Take your time Ron, I enjoy reading all the posts. And I want to add, that model of the brick is first rate!

Craig
 

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Thanks for your  special reply.   I really enjoy all your post.   

I also find bandon buildings ( especially industrial) most facinating.   I wish I could come up there and explore.

I set this thread to let me know when you post again.  

I know you have a lot to do to get ready for "THE SEASON"  
 

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Discussion Starter · #6 ·
Bonanza--Where It all Began . . .
Looking up the aerial tram toward the Bonanza Mine in 1917 (click for larger image)
How many times have I said that? "Where it all began."  This was the place. It was here that the initial discovery was made and the mining claim laid. This was the very first of the Kennecott mines in what would turn out to be a long string of them around the world. For me personally, this was the place I first recognized through this very photo as it appeared in Lone Janson's "Copper Spike" many years ago as a place that I knew was somehow a part of what I am or what I was. 

This was the start of all of it--a lonely mine at the elevation of 6,000 feet along the southern slopes of the Wrangell Range.  And this was what launched Kennecott to world status because of its incredible richness that just never seemed to end.

By the time the original Kennecott Mines Company began working the Bonanza site they had already begun scoping out the Jumbo and Erie claims, knowing that soon they would be developing mines in those places as well. Within a few years they would also add the Mother Lode and the Glacier mines. 

The mines ran along a roughly west-north-west axis for a distance of approximately four miles.  And in time all of these five mines would become connected underground.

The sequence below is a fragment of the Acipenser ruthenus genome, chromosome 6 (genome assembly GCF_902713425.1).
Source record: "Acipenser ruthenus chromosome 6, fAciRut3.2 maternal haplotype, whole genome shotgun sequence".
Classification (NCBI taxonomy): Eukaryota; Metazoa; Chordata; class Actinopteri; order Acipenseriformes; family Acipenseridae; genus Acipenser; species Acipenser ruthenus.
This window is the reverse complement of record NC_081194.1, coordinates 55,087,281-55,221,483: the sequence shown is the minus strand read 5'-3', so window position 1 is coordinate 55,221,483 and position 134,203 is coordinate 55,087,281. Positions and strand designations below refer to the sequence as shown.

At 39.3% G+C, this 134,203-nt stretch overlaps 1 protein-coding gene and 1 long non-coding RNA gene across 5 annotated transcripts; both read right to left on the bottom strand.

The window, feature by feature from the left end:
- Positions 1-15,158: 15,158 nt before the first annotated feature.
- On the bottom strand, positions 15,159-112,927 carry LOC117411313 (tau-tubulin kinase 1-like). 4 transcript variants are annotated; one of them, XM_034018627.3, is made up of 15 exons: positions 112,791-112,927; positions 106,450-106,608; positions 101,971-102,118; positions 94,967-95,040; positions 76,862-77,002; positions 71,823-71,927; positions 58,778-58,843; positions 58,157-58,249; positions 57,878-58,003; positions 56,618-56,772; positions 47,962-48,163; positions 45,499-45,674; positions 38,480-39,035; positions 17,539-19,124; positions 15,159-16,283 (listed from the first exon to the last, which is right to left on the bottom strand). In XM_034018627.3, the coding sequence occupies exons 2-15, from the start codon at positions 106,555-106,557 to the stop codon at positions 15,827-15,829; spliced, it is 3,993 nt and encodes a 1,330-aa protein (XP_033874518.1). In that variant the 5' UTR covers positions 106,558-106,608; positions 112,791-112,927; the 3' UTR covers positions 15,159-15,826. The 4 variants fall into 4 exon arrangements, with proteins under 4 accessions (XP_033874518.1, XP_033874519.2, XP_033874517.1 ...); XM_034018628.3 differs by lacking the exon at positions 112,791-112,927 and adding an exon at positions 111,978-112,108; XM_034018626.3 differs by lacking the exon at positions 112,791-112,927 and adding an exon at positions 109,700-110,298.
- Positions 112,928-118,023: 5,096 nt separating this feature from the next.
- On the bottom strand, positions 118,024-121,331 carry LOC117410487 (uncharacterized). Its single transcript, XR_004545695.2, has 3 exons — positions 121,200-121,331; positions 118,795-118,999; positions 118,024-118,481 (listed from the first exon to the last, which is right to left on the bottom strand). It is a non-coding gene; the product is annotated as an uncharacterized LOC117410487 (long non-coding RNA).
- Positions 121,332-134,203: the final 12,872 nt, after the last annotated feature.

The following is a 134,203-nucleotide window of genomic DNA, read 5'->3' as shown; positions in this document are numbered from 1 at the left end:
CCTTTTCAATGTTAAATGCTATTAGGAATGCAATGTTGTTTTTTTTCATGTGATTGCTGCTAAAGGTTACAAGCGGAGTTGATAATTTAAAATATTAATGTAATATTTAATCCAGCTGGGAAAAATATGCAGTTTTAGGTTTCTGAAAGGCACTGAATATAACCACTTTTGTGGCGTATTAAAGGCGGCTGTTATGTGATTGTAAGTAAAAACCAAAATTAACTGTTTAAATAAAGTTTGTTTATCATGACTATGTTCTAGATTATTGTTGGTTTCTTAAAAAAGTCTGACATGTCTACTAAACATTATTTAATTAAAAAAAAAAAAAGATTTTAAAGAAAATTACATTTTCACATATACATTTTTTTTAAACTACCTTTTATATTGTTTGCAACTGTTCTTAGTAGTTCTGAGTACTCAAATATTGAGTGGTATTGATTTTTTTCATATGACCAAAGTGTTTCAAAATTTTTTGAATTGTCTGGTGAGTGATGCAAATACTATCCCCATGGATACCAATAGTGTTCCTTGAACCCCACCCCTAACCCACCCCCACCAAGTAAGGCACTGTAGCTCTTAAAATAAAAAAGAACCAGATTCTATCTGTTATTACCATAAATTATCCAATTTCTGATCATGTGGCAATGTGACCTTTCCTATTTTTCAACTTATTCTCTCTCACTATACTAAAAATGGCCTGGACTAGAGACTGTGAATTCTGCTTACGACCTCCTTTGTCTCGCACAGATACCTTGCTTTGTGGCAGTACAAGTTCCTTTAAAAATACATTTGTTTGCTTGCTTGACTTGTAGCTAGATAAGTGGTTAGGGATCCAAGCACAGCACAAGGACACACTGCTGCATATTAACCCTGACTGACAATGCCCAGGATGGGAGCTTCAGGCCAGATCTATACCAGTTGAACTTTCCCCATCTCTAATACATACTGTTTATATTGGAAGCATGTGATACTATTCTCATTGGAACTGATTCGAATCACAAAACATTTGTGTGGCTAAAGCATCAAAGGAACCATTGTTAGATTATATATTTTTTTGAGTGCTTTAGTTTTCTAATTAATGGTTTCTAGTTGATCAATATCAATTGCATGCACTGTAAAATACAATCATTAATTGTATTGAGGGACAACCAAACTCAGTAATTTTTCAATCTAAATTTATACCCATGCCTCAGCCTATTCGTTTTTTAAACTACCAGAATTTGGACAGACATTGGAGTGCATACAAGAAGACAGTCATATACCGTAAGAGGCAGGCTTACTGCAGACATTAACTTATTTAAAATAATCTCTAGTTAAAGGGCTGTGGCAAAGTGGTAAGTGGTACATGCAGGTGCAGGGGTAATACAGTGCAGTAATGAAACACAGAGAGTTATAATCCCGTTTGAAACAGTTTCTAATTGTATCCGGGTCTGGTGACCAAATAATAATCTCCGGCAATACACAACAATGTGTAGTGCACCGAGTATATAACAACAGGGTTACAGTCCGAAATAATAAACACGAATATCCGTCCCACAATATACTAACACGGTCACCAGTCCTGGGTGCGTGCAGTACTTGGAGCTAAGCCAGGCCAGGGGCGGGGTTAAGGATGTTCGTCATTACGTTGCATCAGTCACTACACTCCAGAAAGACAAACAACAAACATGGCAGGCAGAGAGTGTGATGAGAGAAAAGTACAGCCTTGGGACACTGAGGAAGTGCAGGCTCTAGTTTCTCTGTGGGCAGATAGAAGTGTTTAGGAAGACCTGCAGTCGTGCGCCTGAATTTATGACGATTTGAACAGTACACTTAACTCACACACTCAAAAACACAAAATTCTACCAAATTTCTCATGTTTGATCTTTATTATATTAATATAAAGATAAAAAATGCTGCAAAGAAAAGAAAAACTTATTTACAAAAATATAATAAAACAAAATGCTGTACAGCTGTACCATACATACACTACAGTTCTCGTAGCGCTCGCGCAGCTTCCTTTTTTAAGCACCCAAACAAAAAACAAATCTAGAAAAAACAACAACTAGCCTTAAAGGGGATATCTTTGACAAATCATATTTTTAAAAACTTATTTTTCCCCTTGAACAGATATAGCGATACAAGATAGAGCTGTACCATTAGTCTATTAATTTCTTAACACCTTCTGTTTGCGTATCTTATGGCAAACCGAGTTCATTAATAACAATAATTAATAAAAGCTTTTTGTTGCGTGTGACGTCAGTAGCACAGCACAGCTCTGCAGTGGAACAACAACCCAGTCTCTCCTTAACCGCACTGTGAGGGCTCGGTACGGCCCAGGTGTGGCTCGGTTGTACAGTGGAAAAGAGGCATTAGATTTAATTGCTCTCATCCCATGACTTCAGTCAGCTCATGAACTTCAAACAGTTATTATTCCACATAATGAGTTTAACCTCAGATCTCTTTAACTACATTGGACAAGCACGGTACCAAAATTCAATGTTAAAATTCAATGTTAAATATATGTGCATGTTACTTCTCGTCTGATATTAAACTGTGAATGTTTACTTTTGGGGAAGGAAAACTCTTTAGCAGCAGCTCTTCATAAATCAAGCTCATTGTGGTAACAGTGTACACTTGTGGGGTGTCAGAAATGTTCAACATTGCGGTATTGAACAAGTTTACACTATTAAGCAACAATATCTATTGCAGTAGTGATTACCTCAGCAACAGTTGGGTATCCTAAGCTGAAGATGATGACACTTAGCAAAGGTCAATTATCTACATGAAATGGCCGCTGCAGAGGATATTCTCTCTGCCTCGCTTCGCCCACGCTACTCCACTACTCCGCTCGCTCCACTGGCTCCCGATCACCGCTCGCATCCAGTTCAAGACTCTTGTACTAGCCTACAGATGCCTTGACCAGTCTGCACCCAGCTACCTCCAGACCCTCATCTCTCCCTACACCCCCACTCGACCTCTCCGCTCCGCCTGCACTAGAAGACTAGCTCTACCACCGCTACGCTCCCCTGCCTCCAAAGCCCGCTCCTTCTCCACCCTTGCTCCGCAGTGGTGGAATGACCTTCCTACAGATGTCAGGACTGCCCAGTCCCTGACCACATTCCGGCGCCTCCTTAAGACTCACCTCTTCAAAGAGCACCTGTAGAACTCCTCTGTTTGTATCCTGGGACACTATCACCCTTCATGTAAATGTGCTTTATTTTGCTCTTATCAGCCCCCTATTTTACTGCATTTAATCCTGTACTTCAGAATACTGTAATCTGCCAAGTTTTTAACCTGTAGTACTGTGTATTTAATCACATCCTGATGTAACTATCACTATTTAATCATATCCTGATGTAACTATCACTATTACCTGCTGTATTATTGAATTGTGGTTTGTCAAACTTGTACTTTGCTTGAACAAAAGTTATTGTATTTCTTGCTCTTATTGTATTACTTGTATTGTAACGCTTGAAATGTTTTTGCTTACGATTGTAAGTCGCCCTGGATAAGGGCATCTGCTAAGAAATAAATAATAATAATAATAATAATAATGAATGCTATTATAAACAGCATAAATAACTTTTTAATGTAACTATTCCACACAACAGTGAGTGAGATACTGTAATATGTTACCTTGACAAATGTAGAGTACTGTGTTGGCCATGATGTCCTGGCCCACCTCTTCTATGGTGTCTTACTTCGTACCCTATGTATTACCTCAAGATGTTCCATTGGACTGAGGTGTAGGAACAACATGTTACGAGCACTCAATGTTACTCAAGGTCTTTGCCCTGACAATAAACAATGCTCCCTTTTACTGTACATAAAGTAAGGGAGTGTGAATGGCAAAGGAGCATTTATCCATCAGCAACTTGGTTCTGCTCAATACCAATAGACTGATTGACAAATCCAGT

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Discussion Starter · #7 ·
The Kennecott Mines Contour Map
The Historic American Engineering Record Recording Project produced this map in the early 1980s fro the National Park Service and the Cordova Historical Society. It shows the relationship of all the mines to the Kennecott mill site at the end of the railroad. You can also see a wagon trail which continued on to the base of the Erie Mine. The two main trams were the Bonanza and the Jumbo--both approximately 16,000 feet long.

The Bonanza Ridge in this map runs roughly left to right with the Mother Lode on the other side of the ridge--facing east.  All the other mines faced west. Mother Lode, which started as a separate company, had its own tram line to a base point on McCarthy Creek.  Erie and Glacier mines also had trams, although the Erie tram was only for men and supplies. All the Erie ore was sent through a long cross cut tunnel to the Jumbo incline shaft where it was trammed to the surface and then sent down the hill to the back of the Kennecott mill.

Click map for larger one
 

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Discussion Starter · #8 ·
The Kennecott Map Showing Kennecott and Mother Lode Claims
This map, properly oriented north, was drawn by the very last superintendent at Kennecott, Walter Richelsen, in 1924 in advance of a visit by the Big Man himself, Stephen Birch, head of Kennecott.

You can actually see part of the main crosscut tunnel drawn between Erie and Jumbo. Click for a larger image.
 

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Discussion Starter · #9 ·
The Cross-Cut Tunnel
I took a part of the contour map shown in the previous post and added some of the significant tunnels. We will be most interested in the main upper cross-cut tunnel seen here in dark red. It extends from the Erie main adit on the far west end of the claims to the eastern limit of the Mother Lode claims where it actually surfaces at the 1600 foot level--that's 1600 feet below t he main adit of Bonanza mine.